New York, Feb.28 (ANI): With the population of unemployed youth growing rapidly and a sluggish economy with very few new job opportunities, young educated men from Pakistan's middle and lower middle class are turning towards militancy which has made the extremist network in the country more sophisticated and deadly.
Scores of 'educated strivers' are falling into the net of the Al-Qaeda and other proscribed extremist networks, which in turn uses their aimless ambition and anger at Pakistan's alliance with the United States, The New York Times reports.
Under the influence of Al Qaeda, their energies have been redirected and turned inward, against Pakistan's own government and people.
Top security officials are also concerned about this latest trend of learned young men taking to militancy which has turned things worse from bad.
"These are guys who use Google Maps to plan their attacks. Their training is better than our national police academy," the newspaper quoted a senior Punjab Province police official, as saying.
The issue needs to be given utmost importance as Pakistan is in the midst of a youth bulge, with more than a million people a year pouring into the job market and the economy not growing fast enough to absorb them.
Although only a small fraction walk the sinister way of militancy, severe job shortage in the troubled country has exacerbated the risk.
According to analysts, poor education system at the primary level has had a huge effect on the mindset of young teenagers in the country. While there was an explosion of modern 'western' things in bigger cities of the country, young men coming to these mega towns could not absorb the sudden change.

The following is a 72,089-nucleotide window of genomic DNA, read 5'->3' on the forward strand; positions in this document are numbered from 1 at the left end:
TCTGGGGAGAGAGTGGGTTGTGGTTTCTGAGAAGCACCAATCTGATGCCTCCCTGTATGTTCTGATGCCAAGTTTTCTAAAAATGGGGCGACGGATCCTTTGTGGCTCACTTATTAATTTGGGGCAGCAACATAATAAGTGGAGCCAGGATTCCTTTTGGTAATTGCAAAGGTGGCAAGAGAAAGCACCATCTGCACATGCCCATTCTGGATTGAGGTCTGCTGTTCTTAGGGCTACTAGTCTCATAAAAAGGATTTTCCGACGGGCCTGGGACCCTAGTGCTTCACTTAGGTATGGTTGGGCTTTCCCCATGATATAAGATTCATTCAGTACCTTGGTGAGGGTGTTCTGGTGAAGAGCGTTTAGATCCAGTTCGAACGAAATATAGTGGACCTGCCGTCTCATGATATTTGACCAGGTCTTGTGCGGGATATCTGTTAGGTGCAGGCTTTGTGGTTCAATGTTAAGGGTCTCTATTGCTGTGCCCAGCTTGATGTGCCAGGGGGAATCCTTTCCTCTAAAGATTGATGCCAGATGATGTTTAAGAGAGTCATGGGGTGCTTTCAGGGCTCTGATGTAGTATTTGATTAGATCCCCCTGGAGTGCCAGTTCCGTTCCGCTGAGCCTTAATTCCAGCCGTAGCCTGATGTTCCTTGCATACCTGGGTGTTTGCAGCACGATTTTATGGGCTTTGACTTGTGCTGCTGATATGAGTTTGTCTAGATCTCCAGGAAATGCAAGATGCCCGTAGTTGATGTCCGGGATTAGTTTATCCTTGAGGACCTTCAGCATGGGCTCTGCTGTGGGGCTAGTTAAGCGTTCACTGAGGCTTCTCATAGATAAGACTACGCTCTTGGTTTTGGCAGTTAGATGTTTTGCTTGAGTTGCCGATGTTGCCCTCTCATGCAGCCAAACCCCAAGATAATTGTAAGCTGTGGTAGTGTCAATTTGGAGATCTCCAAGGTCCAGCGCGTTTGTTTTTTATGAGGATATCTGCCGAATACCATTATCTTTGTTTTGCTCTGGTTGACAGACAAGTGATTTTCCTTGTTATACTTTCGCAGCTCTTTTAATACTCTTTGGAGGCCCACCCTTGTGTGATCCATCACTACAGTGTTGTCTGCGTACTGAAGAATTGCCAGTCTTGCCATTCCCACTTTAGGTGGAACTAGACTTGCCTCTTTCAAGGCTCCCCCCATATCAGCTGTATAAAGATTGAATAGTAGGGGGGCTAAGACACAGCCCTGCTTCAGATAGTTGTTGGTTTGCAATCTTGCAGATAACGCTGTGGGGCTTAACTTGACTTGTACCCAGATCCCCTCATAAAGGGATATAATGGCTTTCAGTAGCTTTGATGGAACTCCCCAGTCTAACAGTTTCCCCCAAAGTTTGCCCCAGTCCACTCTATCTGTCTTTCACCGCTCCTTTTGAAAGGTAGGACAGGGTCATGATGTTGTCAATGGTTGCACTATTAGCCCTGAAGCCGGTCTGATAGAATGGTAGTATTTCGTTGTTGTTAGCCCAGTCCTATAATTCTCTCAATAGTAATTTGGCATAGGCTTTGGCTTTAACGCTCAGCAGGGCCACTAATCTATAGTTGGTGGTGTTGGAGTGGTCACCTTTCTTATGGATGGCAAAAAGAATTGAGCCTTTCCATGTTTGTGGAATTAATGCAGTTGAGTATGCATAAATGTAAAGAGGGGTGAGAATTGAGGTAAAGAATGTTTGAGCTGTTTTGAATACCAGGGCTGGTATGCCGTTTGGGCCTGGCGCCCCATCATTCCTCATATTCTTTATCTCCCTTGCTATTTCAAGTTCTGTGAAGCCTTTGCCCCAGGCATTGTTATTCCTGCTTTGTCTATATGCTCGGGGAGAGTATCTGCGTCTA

"Traffic jams, fancy restaurants, uncovered women. For young people from small towns, unfamiliar with city life, the atmosphere can arouse a rigid defensiveness," said Mugheesuddin Sheikh, a dean at the University of the Punjab in Lahore.
"The student is tempted, but he doesn't understand it because he wasn't educated," said He's been deprived of things like this," Sheikh added.
To ease the adjustment, young people join student groups, which, like powerful inner-city gangs, help them navigate life how to use a bank, which mosque to pray in but also offer protection.
Amir Rana, Director of the Pakistan Institute for Peace Studies, said it is the lower middle class in Pakistan that is most vulnerable to 'radicalization'.
"They are recruited aggressively by Islamic student groups in public universities, which are attended almost exclusively by lower and middle-class youth. They're politically conscious, but it's not mature. They have big problems, but when they try to solve them, they get confused," Rana explained. (ANI)